Music News: Iceland Airwaves reaches gender parity goal pledged by 108 other festivals


Natalie Prass performs at PledgeHouse during SXSW
Natalie Prass performs at PledgeHouse during SXSW. (Nate Ryan/MPR)

Amidst a growing uproar over festivals' perpetually male-heavy lineups, 109 festivals recently pledged to achieve gender parity by 2022. One of those, Iceland Airwaves, says it will hit the target four years early. Buzzworthy artists like Fever Ray, Soccer Mommy, Natalie Prass, and Stella Donnelly are among the names already announced for this year's Iceland Airwaves; another round of artists remain to be announced, but organizers say the final lineup will be at least 50% female-led.

The biggest music festivals, though, haven't even pledged parity by 2022. This month's Wireless festival in London, for example, had only three women booked among a total of 40 performers on the lineup. (New York Times)

Congratulations Phil Elverum and Michelle Williams

Mainstream music fans who've found themselves asking "Who's Arcade Fire?" and "Who's Bonny Bear?" while watching the Grammys have a new indie artist to research: Mount Eerie, whose Phil Elverum secretly married actor Michelle Williams.

Williams herself revealed the marriage in a new Vanity Fair cover story. As Billboard notes, "The two share a very similar story and special bond, with both left to raise young children on their own after the death of their partners. Heath Ledger, the father of Williams' only daughter Matilda, died in 2008, and she's been raising the 12-year-old as a single mother. Elverum's wife, musician Geneviève Castrée, died in 2016. Castree was diagnosed with stage 4 pancreatic cancer and lived just over a year after [the] diagnosis. Elverum was left to raise their 18-month-old daughter."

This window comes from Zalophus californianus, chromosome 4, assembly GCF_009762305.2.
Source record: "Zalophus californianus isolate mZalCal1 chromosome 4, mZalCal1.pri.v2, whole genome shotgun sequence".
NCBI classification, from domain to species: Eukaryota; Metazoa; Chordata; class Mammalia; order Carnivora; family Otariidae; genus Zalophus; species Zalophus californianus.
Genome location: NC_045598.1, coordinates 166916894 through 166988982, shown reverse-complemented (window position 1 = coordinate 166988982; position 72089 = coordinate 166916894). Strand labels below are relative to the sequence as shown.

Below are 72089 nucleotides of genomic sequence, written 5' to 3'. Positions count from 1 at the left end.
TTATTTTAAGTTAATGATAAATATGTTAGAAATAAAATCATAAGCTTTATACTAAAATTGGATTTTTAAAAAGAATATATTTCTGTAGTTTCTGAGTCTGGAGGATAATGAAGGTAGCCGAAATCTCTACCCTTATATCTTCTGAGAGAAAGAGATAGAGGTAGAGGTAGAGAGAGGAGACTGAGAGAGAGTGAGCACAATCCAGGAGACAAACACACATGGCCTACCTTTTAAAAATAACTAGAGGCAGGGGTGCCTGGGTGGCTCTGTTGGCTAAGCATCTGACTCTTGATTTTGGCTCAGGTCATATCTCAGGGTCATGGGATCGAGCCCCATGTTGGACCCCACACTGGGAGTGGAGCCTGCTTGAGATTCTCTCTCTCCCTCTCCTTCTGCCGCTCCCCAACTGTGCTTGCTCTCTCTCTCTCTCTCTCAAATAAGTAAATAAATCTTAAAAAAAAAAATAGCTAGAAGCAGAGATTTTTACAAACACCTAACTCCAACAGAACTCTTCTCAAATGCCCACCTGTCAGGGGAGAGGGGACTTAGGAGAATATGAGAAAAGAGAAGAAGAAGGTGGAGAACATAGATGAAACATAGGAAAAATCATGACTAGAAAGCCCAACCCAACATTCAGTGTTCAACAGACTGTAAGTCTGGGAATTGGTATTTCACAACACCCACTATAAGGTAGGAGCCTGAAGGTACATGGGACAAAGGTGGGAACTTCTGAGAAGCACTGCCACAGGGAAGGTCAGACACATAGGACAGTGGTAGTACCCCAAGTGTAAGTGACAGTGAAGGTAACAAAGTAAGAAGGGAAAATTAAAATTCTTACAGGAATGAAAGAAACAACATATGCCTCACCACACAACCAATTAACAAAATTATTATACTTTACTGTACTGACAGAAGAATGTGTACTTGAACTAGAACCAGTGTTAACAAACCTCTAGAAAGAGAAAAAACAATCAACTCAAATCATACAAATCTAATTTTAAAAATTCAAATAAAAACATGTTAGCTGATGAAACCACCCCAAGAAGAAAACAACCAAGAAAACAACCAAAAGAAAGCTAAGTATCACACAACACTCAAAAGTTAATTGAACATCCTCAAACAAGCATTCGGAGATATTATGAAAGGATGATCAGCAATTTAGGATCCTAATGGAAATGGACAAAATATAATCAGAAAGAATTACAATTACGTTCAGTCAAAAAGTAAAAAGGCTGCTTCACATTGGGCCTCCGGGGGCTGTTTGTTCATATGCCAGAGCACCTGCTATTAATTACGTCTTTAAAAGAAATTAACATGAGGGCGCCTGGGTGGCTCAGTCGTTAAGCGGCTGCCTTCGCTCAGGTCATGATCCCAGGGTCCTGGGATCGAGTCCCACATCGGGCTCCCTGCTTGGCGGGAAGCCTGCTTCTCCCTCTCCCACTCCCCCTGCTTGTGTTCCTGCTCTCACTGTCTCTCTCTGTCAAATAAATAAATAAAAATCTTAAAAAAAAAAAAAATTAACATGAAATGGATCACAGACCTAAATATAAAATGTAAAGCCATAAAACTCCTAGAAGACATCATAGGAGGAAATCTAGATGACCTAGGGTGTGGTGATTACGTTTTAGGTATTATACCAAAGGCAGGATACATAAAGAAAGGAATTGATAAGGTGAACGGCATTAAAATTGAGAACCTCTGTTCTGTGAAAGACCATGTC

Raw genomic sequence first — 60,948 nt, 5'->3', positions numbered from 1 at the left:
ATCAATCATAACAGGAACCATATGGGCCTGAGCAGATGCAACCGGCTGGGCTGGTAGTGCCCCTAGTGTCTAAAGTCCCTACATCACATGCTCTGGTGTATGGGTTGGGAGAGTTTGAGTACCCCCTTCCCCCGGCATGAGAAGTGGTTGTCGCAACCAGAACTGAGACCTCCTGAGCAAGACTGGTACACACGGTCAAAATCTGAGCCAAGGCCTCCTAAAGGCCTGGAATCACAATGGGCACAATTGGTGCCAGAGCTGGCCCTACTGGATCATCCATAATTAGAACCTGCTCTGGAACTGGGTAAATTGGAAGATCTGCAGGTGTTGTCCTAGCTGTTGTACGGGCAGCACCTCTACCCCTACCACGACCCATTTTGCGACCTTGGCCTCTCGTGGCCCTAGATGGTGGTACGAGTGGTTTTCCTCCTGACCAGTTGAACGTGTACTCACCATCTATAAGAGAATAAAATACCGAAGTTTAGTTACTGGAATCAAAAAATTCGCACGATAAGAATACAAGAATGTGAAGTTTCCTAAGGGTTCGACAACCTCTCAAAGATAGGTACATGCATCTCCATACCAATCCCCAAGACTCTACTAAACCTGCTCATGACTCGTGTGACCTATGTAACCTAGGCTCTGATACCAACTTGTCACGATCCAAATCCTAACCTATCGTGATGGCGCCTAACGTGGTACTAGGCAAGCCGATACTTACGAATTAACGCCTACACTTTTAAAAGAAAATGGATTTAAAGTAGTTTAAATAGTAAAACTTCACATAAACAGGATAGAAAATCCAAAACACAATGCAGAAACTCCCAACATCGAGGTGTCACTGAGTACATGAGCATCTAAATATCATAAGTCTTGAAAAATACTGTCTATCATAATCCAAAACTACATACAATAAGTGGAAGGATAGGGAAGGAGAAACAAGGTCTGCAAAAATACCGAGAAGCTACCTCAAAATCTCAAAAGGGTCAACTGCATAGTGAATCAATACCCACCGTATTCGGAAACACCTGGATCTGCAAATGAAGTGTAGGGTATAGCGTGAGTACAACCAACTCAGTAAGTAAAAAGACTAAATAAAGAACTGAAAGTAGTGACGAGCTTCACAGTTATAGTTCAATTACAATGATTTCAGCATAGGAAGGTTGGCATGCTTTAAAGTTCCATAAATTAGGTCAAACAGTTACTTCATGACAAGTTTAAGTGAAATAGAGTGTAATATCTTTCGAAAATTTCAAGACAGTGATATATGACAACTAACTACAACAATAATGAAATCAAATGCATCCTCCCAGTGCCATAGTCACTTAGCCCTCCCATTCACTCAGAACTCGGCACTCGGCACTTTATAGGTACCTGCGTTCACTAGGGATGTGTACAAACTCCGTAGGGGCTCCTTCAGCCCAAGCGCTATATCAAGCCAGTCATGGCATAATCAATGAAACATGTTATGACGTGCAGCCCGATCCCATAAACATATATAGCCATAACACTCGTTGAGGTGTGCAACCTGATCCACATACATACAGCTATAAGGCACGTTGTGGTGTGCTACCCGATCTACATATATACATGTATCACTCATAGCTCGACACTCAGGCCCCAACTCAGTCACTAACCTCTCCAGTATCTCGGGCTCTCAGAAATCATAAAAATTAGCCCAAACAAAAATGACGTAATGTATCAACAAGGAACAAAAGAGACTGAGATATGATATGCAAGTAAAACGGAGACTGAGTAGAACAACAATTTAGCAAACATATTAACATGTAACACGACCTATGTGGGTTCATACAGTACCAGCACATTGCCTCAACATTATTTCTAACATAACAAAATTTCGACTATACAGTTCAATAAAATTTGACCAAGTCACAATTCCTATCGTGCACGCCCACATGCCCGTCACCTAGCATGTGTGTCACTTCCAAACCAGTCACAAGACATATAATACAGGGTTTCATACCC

Billy McFarland faces even more charges

Billy McFarland, organizer of the disastrous Fyre Festival, was already in hot water — and he seems to have just turned up the temperature. On Thursday, he pleaded guilty to an entirely new set of charges regarding fraudulent tickets that authorities say he sold while out on bail in the Fyre Festival case. "These customers later learned that the tickets didn't exist, and that this was just another fraud in McFarland's disturbing pattern of deception," said Manhattan U.S. Attorney Geoffrey S. Berman.

Prosecutors will ask for a sentence of 11-14 years for the collective charges against McFarland. (New York Times)

Metallica base setlists on Spotify, says Spotify

Spotify CEO Daniel Ek says that Metallica look at streaming data from each city they play and tailor their setlists to match the cities' favorite songs. "We've never before been at a place in time where you could make as many informed decisions and understand your audience as well as we can do now as an artist," Ek reportedly said in a conference call with investors. (Consequence of Sound)

Those data aren't available to all users, but Spotify does have a Musical Cities map that suggests St. Paul would really like to hear Trampled by Turtles play "Right Back Where We Started" when they hit the Minnesota State Fair this summer.

Gwyneth Paltrow denies "Becky with the good hair" allegations

Beyoncé’s "Becky with the good hair" continues to be the most-discussed lyrical mystery person since the subject of Carly Simon’s "You're So Vain." Gwyneth Paltrow’s representatives say it's "completely absurd and 100 percent false" to suggest that the actor is the subject of the reference, as model and activist Amber Rose just did in a podcast interview.

"Gwyneth and Beyoncé and Jay-Z are still very close friends so none of this makes any sense," an unnamed source told People. (Spin)

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